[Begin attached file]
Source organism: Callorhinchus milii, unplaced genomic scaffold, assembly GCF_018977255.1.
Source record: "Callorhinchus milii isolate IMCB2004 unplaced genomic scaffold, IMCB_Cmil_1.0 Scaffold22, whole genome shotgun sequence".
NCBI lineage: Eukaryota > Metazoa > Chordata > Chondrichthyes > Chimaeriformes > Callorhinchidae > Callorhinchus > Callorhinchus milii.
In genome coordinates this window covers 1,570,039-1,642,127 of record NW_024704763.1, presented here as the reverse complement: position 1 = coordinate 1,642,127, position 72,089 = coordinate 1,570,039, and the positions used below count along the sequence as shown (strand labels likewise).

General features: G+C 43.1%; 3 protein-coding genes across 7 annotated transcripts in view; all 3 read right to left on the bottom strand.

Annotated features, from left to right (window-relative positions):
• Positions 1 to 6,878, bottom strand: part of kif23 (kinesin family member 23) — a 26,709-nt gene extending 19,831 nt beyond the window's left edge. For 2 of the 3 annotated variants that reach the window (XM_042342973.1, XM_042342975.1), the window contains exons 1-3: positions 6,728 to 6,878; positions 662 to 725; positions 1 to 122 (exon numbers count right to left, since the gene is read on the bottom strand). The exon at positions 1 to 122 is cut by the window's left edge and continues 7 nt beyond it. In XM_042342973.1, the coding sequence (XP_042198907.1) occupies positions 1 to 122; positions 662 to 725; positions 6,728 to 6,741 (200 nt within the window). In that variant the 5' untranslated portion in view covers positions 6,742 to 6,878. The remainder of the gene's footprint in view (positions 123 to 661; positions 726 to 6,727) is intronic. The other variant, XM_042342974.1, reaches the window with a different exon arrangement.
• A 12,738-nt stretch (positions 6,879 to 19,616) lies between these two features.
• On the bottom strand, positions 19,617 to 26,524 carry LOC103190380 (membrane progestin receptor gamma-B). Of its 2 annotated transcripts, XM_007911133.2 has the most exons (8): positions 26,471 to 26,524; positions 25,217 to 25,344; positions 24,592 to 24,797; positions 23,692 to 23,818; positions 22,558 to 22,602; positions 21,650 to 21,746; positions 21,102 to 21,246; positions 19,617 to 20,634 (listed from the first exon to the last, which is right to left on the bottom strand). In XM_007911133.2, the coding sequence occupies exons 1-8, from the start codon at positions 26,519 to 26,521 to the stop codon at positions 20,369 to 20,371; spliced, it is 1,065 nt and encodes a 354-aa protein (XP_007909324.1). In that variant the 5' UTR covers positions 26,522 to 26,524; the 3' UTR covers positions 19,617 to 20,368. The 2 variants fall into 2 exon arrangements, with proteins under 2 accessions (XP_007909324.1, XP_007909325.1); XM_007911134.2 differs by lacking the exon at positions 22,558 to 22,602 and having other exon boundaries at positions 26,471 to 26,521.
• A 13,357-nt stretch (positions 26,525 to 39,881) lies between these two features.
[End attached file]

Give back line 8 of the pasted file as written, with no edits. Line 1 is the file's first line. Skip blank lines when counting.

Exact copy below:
• A 12,738-nt stretch (positions 6,879 to 19,616) lies between these two features.